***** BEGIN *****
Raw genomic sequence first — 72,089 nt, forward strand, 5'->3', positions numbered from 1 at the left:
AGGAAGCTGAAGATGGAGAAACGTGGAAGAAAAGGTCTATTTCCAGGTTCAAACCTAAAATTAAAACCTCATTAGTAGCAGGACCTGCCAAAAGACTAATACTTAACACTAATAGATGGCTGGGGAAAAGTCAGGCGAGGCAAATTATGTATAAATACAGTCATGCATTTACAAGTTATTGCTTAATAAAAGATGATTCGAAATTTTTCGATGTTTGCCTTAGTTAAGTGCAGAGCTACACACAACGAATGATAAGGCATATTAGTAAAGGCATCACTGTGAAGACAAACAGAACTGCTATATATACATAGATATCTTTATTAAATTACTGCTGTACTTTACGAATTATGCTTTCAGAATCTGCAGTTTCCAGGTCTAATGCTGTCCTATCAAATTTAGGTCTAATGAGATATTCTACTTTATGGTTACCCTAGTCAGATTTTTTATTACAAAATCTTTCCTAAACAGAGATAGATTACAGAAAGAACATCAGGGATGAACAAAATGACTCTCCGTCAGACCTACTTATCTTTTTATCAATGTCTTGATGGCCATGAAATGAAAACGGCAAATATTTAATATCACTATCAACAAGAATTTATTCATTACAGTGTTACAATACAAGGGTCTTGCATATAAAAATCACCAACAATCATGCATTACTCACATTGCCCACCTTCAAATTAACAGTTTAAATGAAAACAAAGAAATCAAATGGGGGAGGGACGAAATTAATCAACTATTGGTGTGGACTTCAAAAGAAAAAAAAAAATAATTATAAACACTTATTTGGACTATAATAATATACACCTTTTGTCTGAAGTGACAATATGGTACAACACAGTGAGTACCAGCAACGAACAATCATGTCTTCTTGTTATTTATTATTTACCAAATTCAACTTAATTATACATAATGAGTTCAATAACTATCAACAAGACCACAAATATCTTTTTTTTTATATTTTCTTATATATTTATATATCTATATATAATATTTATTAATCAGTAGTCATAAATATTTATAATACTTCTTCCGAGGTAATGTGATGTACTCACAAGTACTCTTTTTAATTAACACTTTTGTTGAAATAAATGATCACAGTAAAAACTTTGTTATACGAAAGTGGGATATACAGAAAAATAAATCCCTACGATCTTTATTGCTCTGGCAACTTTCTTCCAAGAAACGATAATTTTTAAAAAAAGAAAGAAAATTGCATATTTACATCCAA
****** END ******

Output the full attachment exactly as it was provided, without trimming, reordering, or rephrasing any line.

Raw genomic sequence first — 72,089 nt, forward strand, 5'->3', positions numbered from 1 at the left:
AGGAAGCTGAAGATGGAGAAACGTGGAAGAAAAGGTCTATTTCCAGGTTCAAACCTAAAATTAAAACCTCATTAGTAGCAGGACCTGCCAAAAGACTAATACTTAACACTAATAGATGGCTGGGGAAAAGTCAGGCGAGGCAAATTATGTATAAATACAGTCATGCATTTACAAGTTATTGCTTAATAAAAGATGATTCGAAATTTTTCGATGTTTGCCTTAGTTAAGTGCAGAGCTACACACAACGAATGATAAGGCATATTAGTAAAGGCATCACTGTGAAGACAAACAGAACTGCTATATATACATAGATATCTTTATTAAATTACTGCTGTACTTTACGAATTATGCTTTCAGAATCTGCAGTTTCCAGGTCTAATGCTGTCCTATCAAATTTAGGTCTAATGAGATATTCTACTTTATGGTTACCCTAGTCAGATTTTTTATTACAAAATCTTTCCTAAACAGAGATAGATTACAGAAAGAACATCAGGGATGAACAAAATGACTCTCCGTCAGACCTACTTATCTTTTTATCAATGTCTTGATGGCCATGAAATGAAAACGGCAAATATTTAATATCACTATCAACAAGAATTTATTCATTACAGTGTTACAATACAAGGGTCTTGCATATAAAAATCACCAACAATCATGCATTACTCACATTGCCCACCTTCAAATTAACAGTTTAAATGAAAACAAAGAAATCAAATGGGGGAGGGACGAAATTAATCAACTATTGGTGTGGACTTCAAAAGAAAAAAAAAAATAATTATAAACACTTATTTGGACTATAATAATATACACCTTTTGTCTGAAGTGACAATATGGTACAACACAGTGAGTACCAGCAACGAACAATCATGTCTTCTTGTTATTTATTATTTACCAAATTCAACTTAATTATACATAATGAGTTCAATAACTATCAACAAGACCACAAATATCTTTTTTTTTATATTTTCTTATATATTTATATATCTATATATAATATTTATTAATCAGTAGTCATAAATATTTATAATACTTCTTCCGAGGTAATGTGATGTACTCACAAGTACTCTTTTTAATTAACACTTTTGTTGAAATAAATGATCACAGTAAAAACTTTGTTATACGAAAGTGGGATATACAGAAAAATAAATCCCTACGATCTTTATTGCTCTGGCAACTTTCTTCCAAGAAACGATAATTTTTAAAAAAAGAAAGAAAATTGCATATTTACATCCAA